There were 493 housing units at an average density of 522.5 per square mile (201.7/km²), of which 403 were occupied, of which 259 (64.3%) were owner-occupied, and 144 (35.7%) were occupied by renters. The homeowner vacancy rate was 4.0%; the rental vacancy rate was 12.0%. 634 people (63.1% of the population) lived in owner-occupied housing units and 362 people (36.0%) lived in rental housing units.

2000[edit]

As of the census[16] of 2000, there were 980 people, 392 households, and 272 families residing in the city. The population density was 1,060.6 people per square mile (411.3/km²). There were 457 housing units at an average density of 494.6 per square mile (191.8/km²). The racial makeup of the city was 90.51% White, 0.20% Black or African American, 2.24% Native American, 1.12% Asian, 1.43% from other races, and 4.49% from two or more races. 5.10% of the population were Hispanic or Latino of any race.

There were 392 households out of which 36.2% had children under the age of 18 living with them, 48.2% were married couples living together, 17.6% had a female householder with no husband present, and 30.6% were non-families. 25.8% of all households were made up of individuals and 13.5% had someone living alone who was 65 years of age or older. The average household size was 2.50 and the average family size was 2.99.

In the city, the population was spread out with 29.3% under the age of 18, 5.2% from 18 to 24, 26.2% from 25 to 44, 22.4% from 45 to 64, and 16.8% who were 65 years of age or older. The median age was 39 years. For every 100 females, there were 84.2 males. For every 100 females age 18 and over, there were 78.1 males.

The median income for a household in the city was $37,262, and the median income for a family was $43,611. Males had a median income of $32,411 versus $23,875 for females. The per capita income for the city was $16,197. About 9.3% of families and 10.4% of the population were below the poverty line, including 14.5% of those under age 18 and 8.5% of those age 65 or over.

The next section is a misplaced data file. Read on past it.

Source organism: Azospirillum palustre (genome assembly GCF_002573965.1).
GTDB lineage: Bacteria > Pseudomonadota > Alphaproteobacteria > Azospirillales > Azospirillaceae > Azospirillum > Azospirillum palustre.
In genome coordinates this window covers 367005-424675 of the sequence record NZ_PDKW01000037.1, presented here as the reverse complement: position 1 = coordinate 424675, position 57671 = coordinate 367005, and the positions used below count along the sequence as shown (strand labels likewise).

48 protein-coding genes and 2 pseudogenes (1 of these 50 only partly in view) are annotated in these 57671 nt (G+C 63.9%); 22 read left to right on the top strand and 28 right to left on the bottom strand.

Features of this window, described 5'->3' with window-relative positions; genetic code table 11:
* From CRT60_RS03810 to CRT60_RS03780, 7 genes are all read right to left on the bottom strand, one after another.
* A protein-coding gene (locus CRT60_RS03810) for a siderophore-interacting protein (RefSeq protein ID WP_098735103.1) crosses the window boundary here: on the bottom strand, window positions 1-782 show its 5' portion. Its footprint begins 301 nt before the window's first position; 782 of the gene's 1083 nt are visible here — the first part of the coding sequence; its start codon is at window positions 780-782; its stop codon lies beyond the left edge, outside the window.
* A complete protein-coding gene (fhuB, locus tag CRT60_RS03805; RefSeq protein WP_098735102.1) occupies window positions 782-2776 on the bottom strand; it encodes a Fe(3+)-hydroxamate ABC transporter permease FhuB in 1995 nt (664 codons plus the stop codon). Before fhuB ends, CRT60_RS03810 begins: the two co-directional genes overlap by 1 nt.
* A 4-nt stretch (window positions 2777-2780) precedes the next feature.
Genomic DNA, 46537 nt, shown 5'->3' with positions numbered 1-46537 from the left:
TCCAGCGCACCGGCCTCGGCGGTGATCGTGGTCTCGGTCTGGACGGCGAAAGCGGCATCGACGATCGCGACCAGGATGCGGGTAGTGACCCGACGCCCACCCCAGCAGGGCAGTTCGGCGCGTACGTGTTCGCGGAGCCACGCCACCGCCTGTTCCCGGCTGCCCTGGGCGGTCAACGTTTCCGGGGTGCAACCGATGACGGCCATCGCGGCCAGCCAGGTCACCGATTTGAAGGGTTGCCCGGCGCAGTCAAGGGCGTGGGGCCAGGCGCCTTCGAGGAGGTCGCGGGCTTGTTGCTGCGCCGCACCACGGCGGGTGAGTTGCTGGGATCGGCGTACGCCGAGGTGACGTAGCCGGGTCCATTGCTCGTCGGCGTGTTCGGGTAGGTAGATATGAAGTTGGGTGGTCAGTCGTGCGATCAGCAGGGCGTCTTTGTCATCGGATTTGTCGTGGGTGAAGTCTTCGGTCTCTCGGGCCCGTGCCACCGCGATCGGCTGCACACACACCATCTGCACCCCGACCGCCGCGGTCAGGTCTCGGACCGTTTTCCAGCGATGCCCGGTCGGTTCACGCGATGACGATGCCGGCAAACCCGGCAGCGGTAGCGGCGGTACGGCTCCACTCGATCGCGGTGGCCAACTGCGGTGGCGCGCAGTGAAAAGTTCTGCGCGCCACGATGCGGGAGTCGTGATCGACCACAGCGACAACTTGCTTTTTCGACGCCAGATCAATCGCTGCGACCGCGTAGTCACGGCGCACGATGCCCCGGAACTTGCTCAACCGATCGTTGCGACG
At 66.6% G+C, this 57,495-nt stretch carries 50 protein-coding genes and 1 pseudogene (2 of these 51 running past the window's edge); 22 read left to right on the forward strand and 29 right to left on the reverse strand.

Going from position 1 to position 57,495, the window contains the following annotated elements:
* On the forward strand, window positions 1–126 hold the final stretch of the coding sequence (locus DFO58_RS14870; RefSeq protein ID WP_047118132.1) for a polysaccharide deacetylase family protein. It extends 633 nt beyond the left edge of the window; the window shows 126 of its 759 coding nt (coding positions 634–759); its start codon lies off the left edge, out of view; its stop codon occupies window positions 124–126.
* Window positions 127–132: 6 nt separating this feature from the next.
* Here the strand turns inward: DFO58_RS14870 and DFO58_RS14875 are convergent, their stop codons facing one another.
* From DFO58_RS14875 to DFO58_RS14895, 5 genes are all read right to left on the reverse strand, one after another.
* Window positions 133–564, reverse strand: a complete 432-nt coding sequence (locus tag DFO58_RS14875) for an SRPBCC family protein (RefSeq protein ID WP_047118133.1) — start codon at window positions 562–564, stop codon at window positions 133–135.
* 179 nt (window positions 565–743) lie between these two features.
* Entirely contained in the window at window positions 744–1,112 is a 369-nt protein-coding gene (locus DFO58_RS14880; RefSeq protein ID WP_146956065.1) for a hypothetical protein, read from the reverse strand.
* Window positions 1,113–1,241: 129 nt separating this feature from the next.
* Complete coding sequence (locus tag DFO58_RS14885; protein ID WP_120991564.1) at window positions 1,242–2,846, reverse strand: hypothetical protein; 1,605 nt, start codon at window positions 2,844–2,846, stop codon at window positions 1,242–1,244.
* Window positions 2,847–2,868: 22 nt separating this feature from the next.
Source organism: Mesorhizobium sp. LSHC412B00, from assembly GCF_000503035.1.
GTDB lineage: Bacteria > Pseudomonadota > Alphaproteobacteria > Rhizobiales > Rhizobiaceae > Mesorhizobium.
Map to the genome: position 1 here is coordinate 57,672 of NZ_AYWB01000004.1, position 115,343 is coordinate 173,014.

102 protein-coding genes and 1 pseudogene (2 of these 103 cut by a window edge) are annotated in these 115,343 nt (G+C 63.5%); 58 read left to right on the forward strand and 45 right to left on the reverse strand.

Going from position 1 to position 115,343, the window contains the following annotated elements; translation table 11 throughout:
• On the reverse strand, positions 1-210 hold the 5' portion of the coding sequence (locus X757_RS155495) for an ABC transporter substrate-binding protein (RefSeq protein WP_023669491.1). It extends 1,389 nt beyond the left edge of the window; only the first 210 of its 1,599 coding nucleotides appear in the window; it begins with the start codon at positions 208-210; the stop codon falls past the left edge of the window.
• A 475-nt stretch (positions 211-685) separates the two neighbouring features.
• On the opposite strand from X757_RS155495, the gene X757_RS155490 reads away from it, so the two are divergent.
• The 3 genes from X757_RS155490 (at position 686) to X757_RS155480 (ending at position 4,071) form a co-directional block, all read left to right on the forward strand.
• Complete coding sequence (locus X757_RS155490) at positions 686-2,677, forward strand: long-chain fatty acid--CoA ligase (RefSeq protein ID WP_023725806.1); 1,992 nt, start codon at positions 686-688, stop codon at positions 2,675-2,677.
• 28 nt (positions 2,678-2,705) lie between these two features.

Points of interest[edit]

  • The Amador Flower Farm boasts twelve acres of gardens, growing grounds, a potted plant area, and four acres of landscaped demonstration gardens.
  • Historic Highway 49 passes through Plymouth. Highway 49 is a scenic route connecting many of the historic towns of the California gold country.
  • Amador County Fairgrounds annually hosts the Amador County Summer Fair.

References[edit]

  1. ^ "California Cities by Incorporation Date". California Association of Local Agency Formation Commissions. Archived from the original (Word) on November 3, 2014. Retrieved March 27, 2013.
  2. ^ a b c http://www.cityofplymouth.org/city-hall.html. Missing or empty |title= (help)
  3. ^ "Senators". State of California. Retrieved March 18, 2013.
  4. ^ "Members Assembly". State of California. Retrieved March 18, 2013.
  5. ^ "California's 4th Congressional District - Representatives & District Map". Civic Impulse, LLC. Retrieved March 1, 2013.
  6. ^ "2016 U.S. Gazetteer Files". United States Census Bureau. Retrieved Jun 28, 2017.
  7. ^ "Plymouth". Geographic Names Information System. United States Geological Survey. Retrieved 2007-05-24.
  8. ^ a b "Population and Housing Unit Estimates". Retrieved June 9, 2017.
  9. ^ a b c Durham, David L. (1998). California's Geographic Names: A Gazetteer of Historic and Modern Names of the State. Clovis, Calif.: Word Dancer Press. p. 540. ISBN 1-884995-14-4.
  10. ^ "Geographic Identifiers: 2010 Demographic Profile Data (G001): Plymouth city, California". U.S. Census Bureau, American Factfinder. Retrieved May 1, 2013.
  11. ^ "Tribes: List by Area." National Congress of American Indians. Retrieved 30 May 2012.
  12. ^ .U.S. Geological Survey Geographic Names Information System: Plymouth, California
  13. ^ Climate Summary for Plymouth, California
  14. ^ "Census of Population and Housing". Census.gov. Retrieved June 4, 2015.
  15. ^ "2010 Census Interactive Population Search: CA - Plymouth city". U.S. Census Bureau. Retrieved July 12, 2014.
  16. ^ "American FactFinder". United States Census Bureau. Retrieved 2008-01-31.

External links[edit]